Suppose I have a program compiled that's linked against libc.so.6 on one system (e.g., Ubuntu x64). If I take this binary to another system that has the same libc version 6 (e.g., Fedora x64), it seems to run fine.

My question is, is it more-or-less a contract that the ABI is stable as long as the so versions are identical?


No, it's not necessary that shared libraries be ABI compatible cross-distro. I think it's a reasonable expectation, but ABI breaks happen and you can't rely on ABI compatibility blindly.

An example would be libstdc++. On Ubuntu 16.04 (with GCC 5) and CentOS 7 (with GCC 4.8), the respective sos fall on opposite sides of an ABI break. Software compiled on Ubuntu 16.04 with C++ but without _GLIBCXX_USE_CXX11_ABI set would not run on CentOS 7. They're both still libstc++.so.6. ABI breaks may also happen with bug-fix patches applied by distro maintainers, who would not usually bump the so major version numbers for bug fixes.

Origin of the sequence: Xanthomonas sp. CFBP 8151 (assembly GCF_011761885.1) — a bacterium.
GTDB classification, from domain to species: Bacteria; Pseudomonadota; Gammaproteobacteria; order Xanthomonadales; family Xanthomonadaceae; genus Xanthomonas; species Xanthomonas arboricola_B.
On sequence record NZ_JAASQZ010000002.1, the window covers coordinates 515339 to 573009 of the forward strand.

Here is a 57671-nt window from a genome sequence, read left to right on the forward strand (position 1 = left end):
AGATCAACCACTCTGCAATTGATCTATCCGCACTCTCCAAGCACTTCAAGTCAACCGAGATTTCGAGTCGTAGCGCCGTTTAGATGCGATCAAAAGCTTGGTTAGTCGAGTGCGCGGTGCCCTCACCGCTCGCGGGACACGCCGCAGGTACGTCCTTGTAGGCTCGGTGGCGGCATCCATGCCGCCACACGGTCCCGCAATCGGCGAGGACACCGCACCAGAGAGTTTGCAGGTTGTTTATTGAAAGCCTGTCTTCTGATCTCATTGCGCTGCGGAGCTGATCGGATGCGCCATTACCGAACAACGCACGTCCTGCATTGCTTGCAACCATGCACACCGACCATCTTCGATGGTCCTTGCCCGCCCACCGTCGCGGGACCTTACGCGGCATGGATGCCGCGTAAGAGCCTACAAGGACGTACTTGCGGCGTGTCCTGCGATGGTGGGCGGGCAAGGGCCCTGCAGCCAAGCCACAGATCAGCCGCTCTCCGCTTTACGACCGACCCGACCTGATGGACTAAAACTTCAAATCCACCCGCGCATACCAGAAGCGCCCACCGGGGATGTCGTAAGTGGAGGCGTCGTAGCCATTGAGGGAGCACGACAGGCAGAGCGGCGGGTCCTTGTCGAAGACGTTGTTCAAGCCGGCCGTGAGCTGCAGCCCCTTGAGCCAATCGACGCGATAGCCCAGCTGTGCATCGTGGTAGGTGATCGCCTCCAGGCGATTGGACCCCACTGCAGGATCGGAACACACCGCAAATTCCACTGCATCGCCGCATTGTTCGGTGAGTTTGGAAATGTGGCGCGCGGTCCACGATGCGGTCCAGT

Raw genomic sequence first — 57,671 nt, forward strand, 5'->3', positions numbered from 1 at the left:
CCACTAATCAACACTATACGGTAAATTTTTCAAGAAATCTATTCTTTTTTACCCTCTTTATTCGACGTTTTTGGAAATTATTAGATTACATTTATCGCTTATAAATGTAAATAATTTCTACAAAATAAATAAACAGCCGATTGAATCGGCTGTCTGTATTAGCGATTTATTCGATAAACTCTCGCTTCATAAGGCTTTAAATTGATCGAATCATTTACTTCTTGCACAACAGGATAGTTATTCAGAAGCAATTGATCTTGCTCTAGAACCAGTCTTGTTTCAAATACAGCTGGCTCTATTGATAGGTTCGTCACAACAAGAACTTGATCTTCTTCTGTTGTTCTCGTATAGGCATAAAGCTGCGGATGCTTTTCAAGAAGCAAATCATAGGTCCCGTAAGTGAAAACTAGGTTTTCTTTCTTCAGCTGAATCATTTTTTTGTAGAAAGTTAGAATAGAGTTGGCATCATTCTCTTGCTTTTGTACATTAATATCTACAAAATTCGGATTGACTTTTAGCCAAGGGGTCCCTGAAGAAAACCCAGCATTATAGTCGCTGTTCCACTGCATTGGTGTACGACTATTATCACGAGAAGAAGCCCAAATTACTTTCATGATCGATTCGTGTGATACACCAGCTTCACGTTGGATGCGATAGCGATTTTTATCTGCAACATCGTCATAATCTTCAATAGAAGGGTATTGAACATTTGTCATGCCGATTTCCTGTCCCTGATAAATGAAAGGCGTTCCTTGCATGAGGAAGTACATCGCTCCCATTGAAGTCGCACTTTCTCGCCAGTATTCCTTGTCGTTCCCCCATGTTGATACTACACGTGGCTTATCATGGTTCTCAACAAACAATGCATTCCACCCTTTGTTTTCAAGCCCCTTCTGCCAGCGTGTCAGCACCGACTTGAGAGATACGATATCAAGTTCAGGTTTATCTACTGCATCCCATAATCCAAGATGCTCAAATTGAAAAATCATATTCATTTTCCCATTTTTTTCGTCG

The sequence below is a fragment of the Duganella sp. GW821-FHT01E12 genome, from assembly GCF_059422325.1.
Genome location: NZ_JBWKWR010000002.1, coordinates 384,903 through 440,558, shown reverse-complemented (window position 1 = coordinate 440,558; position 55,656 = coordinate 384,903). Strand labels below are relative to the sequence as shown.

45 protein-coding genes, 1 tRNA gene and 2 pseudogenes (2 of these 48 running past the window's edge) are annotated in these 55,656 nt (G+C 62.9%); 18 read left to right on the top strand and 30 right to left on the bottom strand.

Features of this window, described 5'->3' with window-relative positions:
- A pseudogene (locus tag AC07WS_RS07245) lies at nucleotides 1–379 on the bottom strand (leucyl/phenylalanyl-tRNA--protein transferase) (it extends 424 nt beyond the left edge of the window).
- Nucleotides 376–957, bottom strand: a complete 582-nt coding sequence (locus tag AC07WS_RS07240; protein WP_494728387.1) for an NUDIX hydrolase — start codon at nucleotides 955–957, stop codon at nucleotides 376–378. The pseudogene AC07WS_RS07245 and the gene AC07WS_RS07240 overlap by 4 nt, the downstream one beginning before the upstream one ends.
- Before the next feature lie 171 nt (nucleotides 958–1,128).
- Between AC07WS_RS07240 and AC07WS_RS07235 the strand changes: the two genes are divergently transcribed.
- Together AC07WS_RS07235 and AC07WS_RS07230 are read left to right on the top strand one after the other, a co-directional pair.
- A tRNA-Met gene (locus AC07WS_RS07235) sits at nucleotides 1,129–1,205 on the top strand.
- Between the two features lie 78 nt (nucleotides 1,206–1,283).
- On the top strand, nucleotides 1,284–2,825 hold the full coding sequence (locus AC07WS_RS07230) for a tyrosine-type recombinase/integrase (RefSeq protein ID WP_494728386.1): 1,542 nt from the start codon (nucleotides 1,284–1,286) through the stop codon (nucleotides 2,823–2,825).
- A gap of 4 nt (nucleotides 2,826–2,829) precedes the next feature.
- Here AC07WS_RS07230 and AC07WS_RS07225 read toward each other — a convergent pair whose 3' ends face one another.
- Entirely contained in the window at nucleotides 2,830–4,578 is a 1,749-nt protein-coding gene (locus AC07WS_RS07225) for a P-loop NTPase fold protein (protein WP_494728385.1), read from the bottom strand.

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    Out of interest, would this depend on the compiler alone or on the combination of compiler and Linux distribution? I.e., could this still be a problem within a single Linux distribution? – Kusalananda Apr 12 '18 at 5:43
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    @Kusalananda well, the bug-fix breaking ABI would be within the same release of the same distro, but I don't have any good examples of that handy. – muru Apr 12 '18 at 7:46
  • @muru Thank you. Just out of curiosity, is there a similar ABI rule for libc? I tried googling this but my google-fu is weak :( – wbkang Apr 12 '18 at 14:29
  • @wbkang there's the musl vs glibc problem. – muru Apr 12 '18 at 17:56

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